Companies will get extra work out of employees in offices that are sustainable and thus more pleasant to work in, which should make them more expensive for tenants – but don't expect building owners to admit that.
That's the insight from a survey (PDF) by CB Richard Ellis and University of San Diego Burnham-Moores Center for Real Estate. The survey found that green buildings yielded a three-day drop in average employee sick days per year, which is worth about $1,230 a year in regained productivity.
The researchers surveyed 534 of more than 2,000 tenants in 154 green buildings across the United States, looking at sick day records and asking employees how much more productive they felt at their jobs.
Looking at those self-reported claims, the survey yielded a green building productivity premium of sorts – about $20 in extra work per worker per year for every 250 square feet of green office space, or a 4.9 percent average improvement.
The study had a lot of uncertainties attached, investment firm Cannacord Adams noted Monday. About the same number of tenants said they were no more productive as reported a productivity boost. About 10 percent said they were less productive.
Overall, management and other intangibles likely matter more than whether or not people are working in a green building, the survey noted.
Still, the survey results could be seen as a justification for the higher rents more energy-efficient buildings command, the CB Ellis/UCSD researchers said.
There is now "some evidence that there is an economic payoff to tenants who pay attention to space quality," the report stated. Energy efficiency was one factor influencing the results, but so was a more pleasant work environment associated with the more modern structures.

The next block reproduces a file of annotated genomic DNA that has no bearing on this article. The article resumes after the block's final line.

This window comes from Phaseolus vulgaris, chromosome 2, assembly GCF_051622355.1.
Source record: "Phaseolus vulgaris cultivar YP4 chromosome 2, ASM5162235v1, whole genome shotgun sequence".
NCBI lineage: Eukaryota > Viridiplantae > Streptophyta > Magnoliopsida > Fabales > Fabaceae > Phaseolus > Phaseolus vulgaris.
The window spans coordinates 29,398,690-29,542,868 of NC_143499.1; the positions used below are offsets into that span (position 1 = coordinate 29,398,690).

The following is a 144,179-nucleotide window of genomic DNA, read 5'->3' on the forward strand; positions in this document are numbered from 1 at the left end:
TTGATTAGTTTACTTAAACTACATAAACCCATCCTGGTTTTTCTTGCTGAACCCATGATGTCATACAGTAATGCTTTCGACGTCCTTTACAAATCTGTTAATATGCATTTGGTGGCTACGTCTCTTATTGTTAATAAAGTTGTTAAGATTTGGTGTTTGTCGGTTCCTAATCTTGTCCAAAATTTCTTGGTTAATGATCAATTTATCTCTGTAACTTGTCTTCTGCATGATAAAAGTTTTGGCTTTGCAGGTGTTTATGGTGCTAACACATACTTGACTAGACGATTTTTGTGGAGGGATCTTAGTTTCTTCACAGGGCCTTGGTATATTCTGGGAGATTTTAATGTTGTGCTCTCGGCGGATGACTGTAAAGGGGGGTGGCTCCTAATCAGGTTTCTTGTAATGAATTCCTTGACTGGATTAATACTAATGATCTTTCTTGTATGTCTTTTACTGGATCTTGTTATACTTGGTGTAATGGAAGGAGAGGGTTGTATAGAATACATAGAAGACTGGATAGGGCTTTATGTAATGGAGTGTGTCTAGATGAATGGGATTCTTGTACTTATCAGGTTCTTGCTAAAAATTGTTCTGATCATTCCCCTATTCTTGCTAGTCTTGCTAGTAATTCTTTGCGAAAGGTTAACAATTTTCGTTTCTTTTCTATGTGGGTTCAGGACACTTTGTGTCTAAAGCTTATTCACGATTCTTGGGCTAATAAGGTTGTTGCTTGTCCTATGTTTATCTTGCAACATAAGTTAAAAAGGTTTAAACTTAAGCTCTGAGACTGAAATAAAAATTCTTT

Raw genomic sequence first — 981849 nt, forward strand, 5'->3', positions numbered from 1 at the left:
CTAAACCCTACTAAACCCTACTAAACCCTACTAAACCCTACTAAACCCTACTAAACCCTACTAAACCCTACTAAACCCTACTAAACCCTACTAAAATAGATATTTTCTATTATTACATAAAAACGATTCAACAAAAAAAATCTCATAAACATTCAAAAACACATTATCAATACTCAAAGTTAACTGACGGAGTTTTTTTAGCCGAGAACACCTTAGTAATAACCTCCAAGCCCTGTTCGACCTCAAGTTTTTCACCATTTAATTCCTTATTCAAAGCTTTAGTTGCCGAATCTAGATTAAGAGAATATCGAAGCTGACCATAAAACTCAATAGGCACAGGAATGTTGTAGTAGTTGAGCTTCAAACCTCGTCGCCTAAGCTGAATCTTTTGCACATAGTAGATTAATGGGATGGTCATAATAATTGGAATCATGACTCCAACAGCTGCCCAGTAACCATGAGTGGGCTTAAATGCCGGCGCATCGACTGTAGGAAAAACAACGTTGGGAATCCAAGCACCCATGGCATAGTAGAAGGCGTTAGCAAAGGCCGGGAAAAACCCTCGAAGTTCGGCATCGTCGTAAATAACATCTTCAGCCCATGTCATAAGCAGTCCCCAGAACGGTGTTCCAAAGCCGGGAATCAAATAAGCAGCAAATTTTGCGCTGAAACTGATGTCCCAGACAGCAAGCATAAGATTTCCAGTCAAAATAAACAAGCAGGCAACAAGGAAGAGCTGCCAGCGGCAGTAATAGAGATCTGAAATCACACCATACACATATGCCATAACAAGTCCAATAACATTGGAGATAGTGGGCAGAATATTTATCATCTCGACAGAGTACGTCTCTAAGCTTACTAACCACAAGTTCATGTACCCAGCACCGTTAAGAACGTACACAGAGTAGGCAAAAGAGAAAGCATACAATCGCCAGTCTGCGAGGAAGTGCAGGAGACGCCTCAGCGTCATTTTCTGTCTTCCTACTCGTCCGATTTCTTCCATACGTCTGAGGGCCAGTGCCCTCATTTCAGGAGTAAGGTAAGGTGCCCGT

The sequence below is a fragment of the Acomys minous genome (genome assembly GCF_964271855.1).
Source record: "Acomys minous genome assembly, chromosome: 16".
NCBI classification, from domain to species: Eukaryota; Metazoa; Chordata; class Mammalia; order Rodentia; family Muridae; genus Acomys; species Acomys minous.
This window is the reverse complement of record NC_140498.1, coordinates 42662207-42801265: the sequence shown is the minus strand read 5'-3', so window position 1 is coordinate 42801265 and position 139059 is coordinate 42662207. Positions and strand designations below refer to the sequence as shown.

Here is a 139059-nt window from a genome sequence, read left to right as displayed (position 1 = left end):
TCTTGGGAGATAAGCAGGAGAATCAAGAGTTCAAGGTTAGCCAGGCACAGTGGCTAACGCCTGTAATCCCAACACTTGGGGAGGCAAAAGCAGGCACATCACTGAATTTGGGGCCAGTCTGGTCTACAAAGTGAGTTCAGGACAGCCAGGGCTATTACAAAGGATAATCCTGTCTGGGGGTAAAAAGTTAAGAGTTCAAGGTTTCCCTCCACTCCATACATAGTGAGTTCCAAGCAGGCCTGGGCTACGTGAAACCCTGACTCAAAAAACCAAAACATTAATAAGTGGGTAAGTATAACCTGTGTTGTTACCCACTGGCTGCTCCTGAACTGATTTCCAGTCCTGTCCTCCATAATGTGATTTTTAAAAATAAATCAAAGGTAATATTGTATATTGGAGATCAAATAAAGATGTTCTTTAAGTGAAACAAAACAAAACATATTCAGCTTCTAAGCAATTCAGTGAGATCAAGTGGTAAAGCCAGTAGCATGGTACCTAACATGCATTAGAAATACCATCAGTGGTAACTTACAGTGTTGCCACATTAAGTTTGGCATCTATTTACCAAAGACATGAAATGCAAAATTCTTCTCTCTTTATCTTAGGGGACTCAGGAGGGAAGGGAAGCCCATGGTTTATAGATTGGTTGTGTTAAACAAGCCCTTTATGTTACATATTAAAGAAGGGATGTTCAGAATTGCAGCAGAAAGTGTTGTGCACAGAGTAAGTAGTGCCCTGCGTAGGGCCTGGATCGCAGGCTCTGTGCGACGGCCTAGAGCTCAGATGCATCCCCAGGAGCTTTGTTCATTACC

Various studies have linked green buildings with higher valuations, though that's also a measure of the fact that more green buildings also happen to be newer and more attractive properties.
And a host of startups and established companies are offering cleaner building materials, more efficient construction techniques, energy efficient HVAC and lighting systems and building automation software and systems to the construction industry (see A Green Building Market Overview).
All will likely welcome any evidence that justified higher valuations for green buildings, which already can squeeze 33 percent out of annual energy bills and pay itself back in a matter of years, according to some studies (see Green Building: Cheaper Than You Thought).
But green buildings also involve building owners investing in a return – cheaper power bills – that primarily accrues to tenants. Commercial office tenants may move in and out every few years or so, which makes it difficult to get them to invest in up-front costs of going green (see Green Light post).
"Tenants should be willing to pay more rent for better buildings," the report stated, "and even though most tenants won't admit to this (84% of more say "No"), we have found evidence in past studies that suggests they do pay premiums."
In fact, although tenants were loath to admit it, "Based on the results here, [these] premiums of only 5% to 10% are a bargain," the researchers concluded.
But Cannacord Adams analysts Eric Prouty and Eric Glover noted that they awaited some harder financial data linking green buildings to improved productivity before they could support that contention.
The study also concentrated on Energy Star-rated buildings, rather than those certified by the U.S. Green Building Council's Leadership in Energy and Environmental Design (LEED) system, making it difficult to link LEED ratings with the productivity gains described, the analysts wrote.